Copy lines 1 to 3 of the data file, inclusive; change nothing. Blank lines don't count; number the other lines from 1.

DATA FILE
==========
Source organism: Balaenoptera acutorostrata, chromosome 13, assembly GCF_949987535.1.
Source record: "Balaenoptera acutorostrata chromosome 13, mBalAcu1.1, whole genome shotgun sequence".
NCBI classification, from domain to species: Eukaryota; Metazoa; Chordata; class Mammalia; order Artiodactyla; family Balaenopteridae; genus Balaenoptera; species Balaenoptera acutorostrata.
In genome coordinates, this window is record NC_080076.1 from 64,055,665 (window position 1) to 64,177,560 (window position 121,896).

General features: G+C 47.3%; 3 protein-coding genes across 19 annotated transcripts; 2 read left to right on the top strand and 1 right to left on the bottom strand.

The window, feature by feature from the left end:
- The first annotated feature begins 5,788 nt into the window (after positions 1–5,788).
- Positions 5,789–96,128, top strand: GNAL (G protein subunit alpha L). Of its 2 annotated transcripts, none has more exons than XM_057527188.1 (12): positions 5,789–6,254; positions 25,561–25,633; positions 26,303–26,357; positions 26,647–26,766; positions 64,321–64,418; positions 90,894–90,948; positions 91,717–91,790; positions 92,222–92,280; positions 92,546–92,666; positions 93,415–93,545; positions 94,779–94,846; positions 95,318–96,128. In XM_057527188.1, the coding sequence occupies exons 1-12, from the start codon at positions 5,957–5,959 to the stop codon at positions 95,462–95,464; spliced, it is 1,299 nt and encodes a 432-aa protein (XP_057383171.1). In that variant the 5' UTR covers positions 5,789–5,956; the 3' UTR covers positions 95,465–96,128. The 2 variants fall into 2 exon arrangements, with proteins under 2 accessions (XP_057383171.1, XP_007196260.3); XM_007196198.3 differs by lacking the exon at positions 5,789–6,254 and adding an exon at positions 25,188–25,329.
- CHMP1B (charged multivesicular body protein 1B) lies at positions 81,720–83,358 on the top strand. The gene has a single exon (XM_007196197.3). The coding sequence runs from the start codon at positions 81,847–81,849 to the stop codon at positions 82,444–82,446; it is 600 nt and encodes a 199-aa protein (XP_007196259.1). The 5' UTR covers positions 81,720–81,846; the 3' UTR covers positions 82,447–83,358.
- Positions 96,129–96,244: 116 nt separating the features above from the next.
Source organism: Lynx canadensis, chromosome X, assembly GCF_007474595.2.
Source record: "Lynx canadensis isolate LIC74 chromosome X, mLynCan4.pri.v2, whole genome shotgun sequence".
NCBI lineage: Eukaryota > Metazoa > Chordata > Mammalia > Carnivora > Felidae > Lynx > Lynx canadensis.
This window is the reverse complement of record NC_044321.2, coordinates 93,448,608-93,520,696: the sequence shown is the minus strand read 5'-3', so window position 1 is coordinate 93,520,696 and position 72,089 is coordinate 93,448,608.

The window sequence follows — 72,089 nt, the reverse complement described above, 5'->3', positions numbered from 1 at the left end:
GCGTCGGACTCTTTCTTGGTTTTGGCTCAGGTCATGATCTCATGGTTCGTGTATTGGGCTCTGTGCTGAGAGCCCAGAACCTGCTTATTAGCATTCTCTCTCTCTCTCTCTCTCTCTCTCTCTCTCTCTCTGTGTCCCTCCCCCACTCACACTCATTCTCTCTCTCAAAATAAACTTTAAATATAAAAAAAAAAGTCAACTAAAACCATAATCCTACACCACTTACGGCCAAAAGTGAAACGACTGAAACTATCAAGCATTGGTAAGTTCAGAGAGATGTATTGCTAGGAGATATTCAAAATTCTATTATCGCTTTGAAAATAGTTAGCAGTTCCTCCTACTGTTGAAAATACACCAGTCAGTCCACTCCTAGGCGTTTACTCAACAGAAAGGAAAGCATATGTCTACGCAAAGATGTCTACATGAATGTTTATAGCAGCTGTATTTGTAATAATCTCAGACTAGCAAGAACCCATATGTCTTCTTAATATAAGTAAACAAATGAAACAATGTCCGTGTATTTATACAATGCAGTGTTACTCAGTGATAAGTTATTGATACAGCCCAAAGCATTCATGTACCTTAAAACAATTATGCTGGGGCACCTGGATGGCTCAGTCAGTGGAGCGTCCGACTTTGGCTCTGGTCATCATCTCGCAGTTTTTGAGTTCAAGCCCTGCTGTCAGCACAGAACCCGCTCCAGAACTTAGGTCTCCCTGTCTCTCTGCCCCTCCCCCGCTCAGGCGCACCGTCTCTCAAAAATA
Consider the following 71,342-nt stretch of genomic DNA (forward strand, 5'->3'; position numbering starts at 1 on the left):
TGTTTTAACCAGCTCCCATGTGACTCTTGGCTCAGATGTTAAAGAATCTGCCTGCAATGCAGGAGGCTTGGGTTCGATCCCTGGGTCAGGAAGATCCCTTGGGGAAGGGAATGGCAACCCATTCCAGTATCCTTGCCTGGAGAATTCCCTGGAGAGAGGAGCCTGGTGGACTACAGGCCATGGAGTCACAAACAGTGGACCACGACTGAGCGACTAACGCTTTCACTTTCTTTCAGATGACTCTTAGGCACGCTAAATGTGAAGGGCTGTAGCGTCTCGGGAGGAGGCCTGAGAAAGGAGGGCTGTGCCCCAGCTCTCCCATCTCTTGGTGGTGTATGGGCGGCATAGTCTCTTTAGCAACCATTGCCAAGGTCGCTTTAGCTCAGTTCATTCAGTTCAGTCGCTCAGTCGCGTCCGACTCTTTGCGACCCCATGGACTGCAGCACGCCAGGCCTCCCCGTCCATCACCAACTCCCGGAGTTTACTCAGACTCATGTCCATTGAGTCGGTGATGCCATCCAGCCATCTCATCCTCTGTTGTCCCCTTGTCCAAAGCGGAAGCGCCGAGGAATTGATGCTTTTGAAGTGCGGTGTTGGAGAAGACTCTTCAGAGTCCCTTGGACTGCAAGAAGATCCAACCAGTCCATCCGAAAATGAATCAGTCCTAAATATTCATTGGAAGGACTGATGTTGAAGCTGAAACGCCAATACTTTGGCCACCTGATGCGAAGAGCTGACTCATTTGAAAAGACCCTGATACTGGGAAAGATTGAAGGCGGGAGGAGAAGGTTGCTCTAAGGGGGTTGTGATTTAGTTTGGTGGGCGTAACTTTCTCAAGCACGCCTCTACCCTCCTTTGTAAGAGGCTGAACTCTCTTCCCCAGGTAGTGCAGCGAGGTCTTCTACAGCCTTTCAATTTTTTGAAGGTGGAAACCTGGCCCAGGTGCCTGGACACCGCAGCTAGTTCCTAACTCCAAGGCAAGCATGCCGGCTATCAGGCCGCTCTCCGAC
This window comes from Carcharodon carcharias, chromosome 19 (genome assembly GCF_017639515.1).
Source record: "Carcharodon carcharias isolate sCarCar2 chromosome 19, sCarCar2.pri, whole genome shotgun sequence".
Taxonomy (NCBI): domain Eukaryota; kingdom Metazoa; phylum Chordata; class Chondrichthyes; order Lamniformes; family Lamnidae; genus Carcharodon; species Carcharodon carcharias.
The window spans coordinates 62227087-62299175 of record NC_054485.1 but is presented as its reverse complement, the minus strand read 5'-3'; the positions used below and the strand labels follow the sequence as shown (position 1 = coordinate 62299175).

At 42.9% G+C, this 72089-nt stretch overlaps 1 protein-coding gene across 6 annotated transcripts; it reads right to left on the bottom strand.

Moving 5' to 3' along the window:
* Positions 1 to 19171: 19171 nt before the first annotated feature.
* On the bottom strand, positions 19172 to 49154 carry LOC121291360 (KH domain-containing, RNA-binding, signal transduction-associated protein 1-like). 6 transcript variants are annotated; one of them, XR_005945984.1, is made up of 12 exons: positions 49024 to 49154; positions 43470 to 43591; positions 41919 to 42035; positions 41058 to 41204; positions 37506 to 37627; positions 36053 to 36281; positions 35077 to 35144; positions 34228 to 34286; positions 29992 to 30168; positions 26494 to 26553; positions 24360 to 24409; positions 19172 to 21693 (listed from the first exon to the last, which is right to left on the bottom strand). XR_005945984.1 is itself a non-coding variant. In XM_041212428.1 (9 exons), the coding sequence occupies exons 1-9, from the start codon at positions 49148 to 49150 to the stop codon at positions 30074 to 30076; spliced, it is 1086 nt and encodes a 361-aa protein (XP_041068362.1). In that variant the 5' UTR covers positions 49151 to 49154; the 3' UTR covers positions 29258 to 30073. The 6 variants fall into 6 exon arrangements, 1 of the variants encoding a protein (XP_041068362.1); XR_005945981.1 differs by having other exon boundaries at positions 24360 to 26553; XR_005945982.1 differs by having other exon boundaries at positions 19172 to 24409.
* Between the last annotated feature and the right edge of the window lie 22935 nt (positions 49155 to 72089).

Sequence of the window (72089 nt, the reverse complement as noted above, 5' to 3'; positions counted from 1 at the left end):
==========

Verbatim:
Source organism: Balaenoptera acutorostrata, chromosome 13, assembly GCF_949987535.1.
Source record: "Balaenoptera acutorostrata chromosome 13, mBalAcu1.1, whole genome shotgun sequence".
NCBI classification, from domain to species: Eukaryota; Metazoa; Chordata; class Mammalia; order Artiodactyla; family Balaenopteridae; genus Balaenoptera; species Balaenoptera acutorostrata.